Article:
Today I have a an update to my previous report on Sony’s new 4K projector and other news from the CEDIA Expo.
Sony (follow-up) – When I attended the Sony press event on Day 1 (Wednesday) Sony introduced their new VPL-VW1000ES 4K (super HD) projector (pictured below). This was said by Sony to be the first consumer projector with a native 4K resolution (approx. 2K x 4K pixels or 4 times the total pixels of a 1080p image). However, the price was not mentioned in the press event. Today I learned from a Sony representative that the list price will be less than $25,000. The VW1000ES can accept inputs in full 4K resolution and also offers upscaling from 1080p to 4K format. It is specified to have 2000 lumens output, but there was so specified lumens output for a calibrated D65 mode.
I also learned today that the list price on the Sony VPL-95ES will be under $10,000.
15 Sept. 2011 update: It has been reported that Sony has set the US list price for the VPL-VW95ES at $6995 (which is well below the “under $10,000″ price point Sony representatives mentioned toward the end of CEDIA). The VPL-VW1000ES has been reported to have list price of $24,999.
Runco – Runco pesented what was the brightest 2D and 3D projection system I saw at CEDIA. It was their dual projector model D-113d system that carries a price, with the configuration as used at the show, of around $230,000. Each of the two projectors is a 3-chip DLP (i.e., using individual DMD chips for the red/blue/green primary colors) and two projection lamps. The total light output is rated at 11,570 CSMS lumens. The demo used a large 230 inch screen with a rated gain of 1.0 and according to the Runco representative produced 100 foot lamberts off of the screen (which for reference is 6 to 8 times brighter than your typical local cinema and brighter than most flat panel LCD or plasma HDTVs (once they are calibrated for accurate colors and grey scale). While the image brightness dropped when viewing 3D thru the passive 3D glasses, the image brightness was still impressive. This is the first projection system I have seen to use the new Panavision passive 3D technology (developed for high end commercial digital cinemsa) which uses special filters within each of the two projectors and also for each lens of the viewer’s glasses. These filters pass a select group of narrow color bands. The lens for each eye passes a slighter different set of color bands. Unlike the somewhat similar Dolby 3D system, which passes only 3 color bands for each eye, the Panavision system uses 5 color bands. Since this passive 3D does not polarization to separate the right from the left images an screen suitable for 2D projection, such as a unity gain matte white screen, can be used. The double projector Runco stack is shown in the photo below.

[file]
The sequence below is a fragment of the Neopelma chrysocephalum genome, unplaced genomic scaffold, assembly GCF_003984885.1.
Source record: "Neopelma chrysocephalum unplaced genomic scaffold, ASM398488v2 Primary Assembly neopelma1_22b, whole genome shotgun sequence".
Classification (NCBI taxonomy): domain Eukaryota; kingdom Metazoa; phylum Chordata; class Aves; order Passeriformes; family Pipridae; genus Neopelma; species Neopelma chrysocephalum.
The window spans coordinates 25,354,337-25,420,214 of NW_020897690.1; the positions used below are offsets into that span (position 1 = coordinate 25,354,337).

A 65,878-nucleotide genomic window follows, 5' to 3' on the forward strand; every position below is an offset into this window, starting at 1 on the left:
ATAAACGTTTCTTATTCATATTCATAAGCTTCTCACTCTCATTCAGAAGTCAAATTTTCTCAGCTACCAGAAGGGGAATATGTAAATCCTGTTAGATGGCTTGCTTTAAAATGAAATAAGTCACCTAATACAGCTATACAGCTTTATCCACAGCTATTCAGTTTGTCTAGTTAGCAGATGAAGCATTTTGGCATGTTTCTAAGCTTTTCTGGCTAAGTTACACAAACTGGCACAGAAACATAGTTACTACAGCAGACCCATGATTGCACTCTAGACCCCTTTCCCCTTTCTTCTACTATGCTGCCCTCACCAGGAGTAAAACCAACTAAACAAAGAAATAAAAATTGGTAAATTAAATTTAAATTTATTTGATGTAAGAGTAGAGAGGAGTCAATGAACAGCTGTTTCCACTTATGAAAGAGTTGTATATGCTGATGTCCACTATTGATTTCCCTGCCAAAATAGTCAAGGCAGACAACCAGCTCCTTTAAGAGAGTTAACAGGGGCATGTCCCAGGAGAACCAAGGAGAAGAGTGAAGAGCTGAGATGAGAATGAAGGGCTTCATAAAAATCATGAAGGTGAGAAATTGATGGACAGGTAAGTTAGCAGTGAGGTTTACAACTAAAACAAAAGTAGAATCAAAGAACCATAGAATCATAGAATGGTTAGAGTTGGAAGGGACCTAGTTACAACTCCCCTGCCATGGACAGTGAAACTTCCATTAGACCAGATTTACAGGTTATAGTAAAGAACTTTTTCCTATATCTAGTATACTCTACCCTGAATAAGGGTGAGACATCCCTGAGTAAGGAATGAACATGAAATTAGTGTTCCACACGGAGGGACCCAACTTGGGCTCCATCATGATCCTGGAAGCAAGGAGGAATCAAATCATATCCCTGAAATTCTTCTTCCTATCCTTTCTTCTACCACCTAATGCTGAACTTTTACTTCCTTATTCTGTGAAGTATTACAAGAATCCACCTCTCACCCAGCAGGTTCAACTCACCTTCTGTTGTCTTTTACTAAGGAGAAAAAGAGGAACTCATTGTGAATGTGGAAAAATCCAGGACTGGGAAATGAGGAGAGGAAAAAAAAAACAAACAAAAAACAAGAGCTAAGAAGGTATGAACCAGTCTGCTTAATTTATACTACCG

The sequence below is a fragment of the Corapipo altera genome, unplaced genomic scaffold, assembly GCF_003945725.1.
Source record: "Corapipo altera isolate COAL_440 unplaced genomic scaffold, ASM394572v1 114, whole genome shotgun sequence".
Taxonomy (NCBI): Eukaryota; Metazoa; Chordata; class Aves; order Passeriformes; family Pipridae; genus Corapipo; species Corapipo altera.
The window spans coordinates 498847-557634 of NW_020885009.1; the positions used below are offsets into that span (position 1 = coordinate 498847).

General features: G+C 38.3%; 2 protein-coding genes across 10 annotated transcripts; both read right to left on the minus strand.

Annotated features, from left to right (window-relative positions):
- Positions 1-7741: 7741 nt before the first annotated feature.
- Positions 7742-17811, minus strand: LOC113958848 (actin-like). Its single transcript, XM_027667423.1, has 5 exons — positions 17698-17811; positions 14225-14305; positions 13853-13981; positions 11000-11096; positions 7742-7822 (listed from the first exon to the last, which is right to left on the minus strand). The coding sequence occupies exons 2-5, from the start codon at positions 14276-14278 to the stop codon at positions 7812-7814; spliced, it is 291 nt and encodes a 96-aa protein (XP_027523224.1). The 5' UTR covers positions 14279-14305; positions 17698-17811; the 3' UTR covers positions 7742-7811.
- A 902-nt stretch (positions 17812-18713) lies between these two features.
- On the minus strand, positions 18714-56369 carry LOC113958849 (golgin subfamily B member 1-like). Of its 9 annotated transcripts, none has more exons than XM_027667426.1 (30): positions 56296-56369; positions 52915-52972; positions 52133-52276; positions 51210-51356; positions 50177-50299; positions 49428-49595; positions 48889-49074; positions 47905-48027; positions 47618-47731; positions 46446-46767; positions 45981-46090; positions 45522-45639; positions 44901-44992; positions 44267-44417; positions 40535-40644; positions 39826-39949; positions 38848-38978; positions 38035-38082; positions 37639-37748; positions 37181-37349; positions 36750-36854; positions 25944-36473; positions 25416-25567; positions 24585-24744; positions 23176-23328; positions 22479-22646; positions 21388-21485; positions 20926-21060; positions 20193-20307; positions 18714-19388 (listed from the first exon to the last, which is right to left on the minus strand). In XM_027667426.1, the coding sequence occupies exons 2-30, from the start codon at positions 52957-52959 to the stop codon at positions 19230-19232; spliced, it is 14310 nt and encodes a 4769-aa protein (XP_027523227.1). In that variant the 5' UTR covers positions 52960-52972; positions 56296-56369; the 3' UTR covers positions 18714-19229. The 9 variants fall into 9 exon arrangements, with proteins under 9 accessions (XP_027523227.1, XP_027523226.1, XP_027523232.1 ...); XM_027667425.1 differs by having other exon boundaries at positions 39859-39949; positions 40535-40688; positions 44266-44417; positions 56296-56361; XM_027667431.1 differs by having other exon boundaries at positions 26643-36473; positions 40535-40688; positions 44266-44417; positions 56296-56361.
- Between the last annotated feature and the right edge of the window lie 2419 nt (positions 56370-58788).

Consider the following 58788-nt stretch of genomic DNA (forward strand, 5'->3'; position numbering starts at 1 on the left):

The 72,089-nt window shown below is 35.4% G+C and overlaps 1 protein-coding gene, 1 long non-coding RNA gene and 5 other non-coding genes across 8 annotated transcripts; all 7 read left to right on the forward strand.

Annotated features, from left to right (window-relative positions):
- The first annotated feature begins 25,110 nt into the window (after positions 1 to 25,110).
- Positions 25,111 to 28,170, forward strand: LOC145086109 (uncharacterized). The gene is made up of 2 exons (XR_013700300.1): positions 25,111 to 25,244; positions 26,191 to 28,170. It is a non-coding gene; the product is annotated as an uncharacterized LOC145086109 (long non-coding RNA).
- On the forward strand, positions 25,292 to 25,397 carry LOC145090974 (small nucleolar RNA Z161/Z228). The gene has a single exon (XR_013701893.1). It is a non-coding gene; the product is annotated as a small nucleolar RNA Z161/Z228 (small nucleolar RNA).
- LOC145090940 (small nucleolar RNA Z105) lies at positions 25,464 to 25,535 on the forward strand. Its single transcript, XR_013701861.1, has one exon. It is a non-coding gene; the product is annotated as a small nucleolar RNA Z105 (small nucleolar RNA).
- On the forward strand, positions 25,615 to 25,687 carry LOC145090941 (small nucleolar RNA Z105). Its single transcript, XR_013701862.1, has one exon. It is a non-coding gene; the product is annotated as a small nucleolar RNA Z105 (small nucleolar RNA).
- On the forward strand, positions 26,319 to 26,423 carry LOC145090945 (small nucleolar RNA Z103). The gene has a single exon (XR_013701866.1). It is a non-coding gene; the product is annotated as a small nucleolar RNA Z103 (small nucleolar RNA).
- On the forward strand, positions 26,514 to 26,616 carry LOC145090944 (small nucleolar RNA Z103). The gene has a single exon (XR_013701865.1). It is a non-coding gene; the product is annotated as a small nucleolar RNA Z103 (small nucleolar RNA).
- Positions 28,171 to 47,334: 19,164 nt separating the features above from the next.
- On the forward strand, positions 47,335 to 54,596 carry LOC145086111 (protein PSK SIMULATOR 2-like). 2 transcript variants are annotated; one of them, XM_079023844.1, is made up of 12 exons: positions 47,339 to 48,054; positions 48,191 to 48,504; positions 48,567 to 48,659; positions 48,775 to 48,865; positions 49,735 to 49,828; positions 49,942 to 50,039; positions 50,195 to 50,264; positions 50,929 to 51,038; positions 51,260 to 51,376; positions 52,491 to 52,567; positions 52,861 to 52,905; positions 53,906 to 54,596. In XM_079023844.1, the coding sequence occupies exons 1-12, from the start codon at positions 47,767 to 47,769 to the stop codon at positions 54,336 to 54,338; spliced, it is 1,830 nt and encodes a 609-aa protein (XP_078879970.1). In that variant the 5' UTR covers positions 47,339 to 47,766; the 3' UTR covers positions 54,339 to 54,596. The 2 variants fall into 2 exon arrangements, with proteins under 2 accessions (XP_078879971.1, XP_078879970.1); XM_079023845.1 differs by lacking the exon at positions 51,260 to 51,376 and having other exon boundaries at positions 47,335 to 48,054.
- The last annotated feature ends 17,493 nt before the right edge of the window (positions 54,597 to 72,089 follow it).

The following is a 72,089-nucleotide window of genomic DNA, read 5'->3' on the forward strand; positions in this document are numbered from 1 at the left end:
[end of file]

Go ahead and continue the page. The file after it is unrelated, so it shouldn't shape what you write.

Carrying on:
This mega-expensive Runco system showed no 3D crosstalk (ghosting) with the movie chips they showed.